Volume 80, Number 33 | January 13 - 19, 2011
West and East Village, Chelsea, Soho, Noho, Little Italy, Chinatown and Lower East Side, Since 1933


Kiss epiphany: Revelation outside the Gay Center

By Kate Walter

On a cold December morning, I left Integral Yoga after an invigorating class.

I crossed W. 13th St. and headed to the Gay Center to pick up the new issue of GO Magazine, the popular city dyke monthly.

“Excuse me,” said a woman who was sitting in a parked car, door open, about 200 feet from the entrance.

The car was too far from the curb, so I thought she wanted help parking or she was seeking directions. I walked toward her. She was about 40 with shoulder-length hair that needed washing. Her car was filled with blankets like she’d been sleeping in it.

“Are you gay?” she asked out of nowhere.

“Yeah. Why?” I said, surprised at her question.

“Do you have a girlfriend?” she asked.

“I’m dating someone,” I said quickly, wondering where this was going. This woman seemed highly agitated as she gripped the phone in her hand.

“But you see other people?” she asked.

“What’s this all about?” I demanded.

“I’m confused,” she said. “I want to figure out if I’m gay. I want a woman to kiss me and then I’ll know. Would you kiss me? I’m going crazy. I have to know.”

I was taken aback by her request.

“You should talk to a therapist. They could help you at the Institute for Human Identity. They specialize in these issues.”

“No, no therapy,” she said. “I want a kiss. I want a woman to hold me.”

I shook my head and adjusted my yoga mat, which was slipping off my shoulder.

“You can’t just expect strange people to kiss you.”

I was stunned at this ironic interaction. I’d been looking for love and romance for months and now this unhinged woman was throwing herself at me. Was the universe mocking my efforts? Was the devil tempting me, like Eve with the apple? For a brief moment I considered it (if only to break this dry spell) but I realized no good could come from kissing a crazy lady in the street. What if she had a knife or gun hidden in her car? That thought made me back away farther from the vehicle.

“Well, if you won’t do it, maybe you know someone who will. I could give you my card — please, I have to know.” She was pleading now.

“This isn’t the right way to go about this,” I said thinking she’d have better luck making her appeal at the Cubbyhole on the night they served cheap shots of tequila.

She was sitting on the edge of her car seat facing me, her feet on the curb, her head in her hands.

“For two years I have been trying to figure this out,” she said, sounding desperate. “First I was into Jesus and then I was married and… .”

When she mentioned Jesus, I thought, What would he do in this situation? I was not sure if he’d touch her but I knew Jesus would act with kindness and compassion.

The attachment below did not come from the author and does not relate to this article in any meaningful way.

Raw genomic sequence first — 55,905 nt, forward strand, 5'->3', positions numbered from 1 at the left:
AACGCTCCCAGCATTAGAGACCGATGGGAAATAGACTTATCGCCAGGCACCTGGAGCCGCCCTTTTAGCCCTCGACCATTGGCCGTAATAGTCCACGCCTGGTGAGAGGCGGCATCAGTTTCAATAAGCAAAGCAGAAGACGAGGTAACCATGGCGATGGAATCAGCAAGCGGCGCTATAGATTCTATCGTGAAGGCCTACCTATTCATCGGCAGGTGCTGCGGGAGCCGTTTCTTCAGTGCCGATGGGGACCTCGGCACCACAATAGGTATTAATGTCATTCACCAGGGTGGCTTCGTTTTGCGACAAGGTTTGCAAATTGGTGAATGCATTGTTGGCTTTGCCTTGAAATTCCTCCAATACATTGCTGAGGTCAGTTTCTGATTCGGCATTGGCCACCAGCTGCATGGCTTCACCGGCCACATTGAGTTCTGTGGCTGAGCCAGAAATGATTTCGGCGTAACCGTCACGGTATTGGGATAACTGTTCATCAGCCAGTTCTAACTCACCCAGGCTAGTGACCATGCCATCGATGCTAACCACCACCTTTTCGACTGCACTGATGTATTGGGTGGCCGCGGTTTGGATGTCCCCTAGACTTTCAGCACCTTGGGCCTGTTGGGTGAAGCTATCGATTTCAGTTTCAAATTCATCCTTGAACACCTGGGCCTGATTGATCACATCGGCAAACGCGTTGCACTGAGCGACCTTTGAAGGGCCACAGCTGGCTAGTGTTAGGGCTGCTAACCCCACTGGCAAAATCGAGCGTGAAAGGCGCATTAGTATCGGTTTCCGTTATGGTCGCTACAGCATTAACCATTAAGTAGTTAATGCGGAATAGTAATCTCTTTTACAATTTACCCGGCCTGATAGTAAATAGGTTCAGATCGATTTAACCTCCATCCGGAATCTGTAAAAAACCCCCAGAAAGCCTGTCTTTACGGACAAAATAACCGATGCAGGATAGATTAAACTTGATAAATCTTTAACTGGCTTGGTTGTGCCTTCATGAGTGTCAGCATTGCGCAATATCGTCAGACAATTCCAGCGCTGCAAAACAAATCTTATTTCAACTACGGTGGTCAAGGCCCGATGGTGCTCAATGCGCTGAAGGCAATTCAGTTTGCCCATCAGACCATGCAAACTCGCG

“You gotta do things to meet women,” I said. “Go to a dance or a bar or an event at the Center.” By now, we’d been talking about five minutes and I was cold.

“Look, I have to go. I’m freezing. Good luck and please talk to a therapist.”

“No, I want a kiss and then I will know. Please. I’m clean, I don’t have diseases. We could go somewhere. I’m not a hooker.”

“No, sorry,” I said. “I can’t.” I hadn’t had a soulful kiss in a long time but I wasn’t so desperate that I’d kiss a deranged woman stalking lesbians outside the Gay Center. I turned and walked inside the building grateful to be safe inside the warm lobby.

I went up to the handsome Latino man behind the front desk and spoke to him.

“I’m sure you see and hear a lot of weird s--t in your position, but something pretty strange just happened to me outside,” I said, and I told him the story of the woman who wanted a kiss to determine if she was a lesbian.

“Oh, her?” he said, obviously familiar. “She’s back? She’s been doing that off and on for years. People have been nice to her, like you. I’m amazed no one has hit her. She’s more than confused. She’s really crazy. I feel sorry for her.”

“Yeah, she seems really tortured,” I said, feeling sorry for her, too. When I slipped back outside, 10 minutes later, I was relieved to find her car was gone.

As I thought about this encounter over the next few days, I convinced myself that she was a messenger — like a crazy, queer, Christmas angel — sent to make things clearer for me. She was desperate for a kiss and I wasn’t. She felt tortured; I felt peaceful. 

Everything was lining up in my life, and I had faith I’d meet a special person in 2011.

I was open to possibilities and happy with my independent single life. I was now in the best position from which to attract someone. It had taken years of hard work to get here but I was where I wanted to be and the new year was filled with promise.

When I went to church on Christmas Eve, I said a prayer for this woman, or angel in disguise, whose sad situation shone a light on how I am blessed with good fortune.

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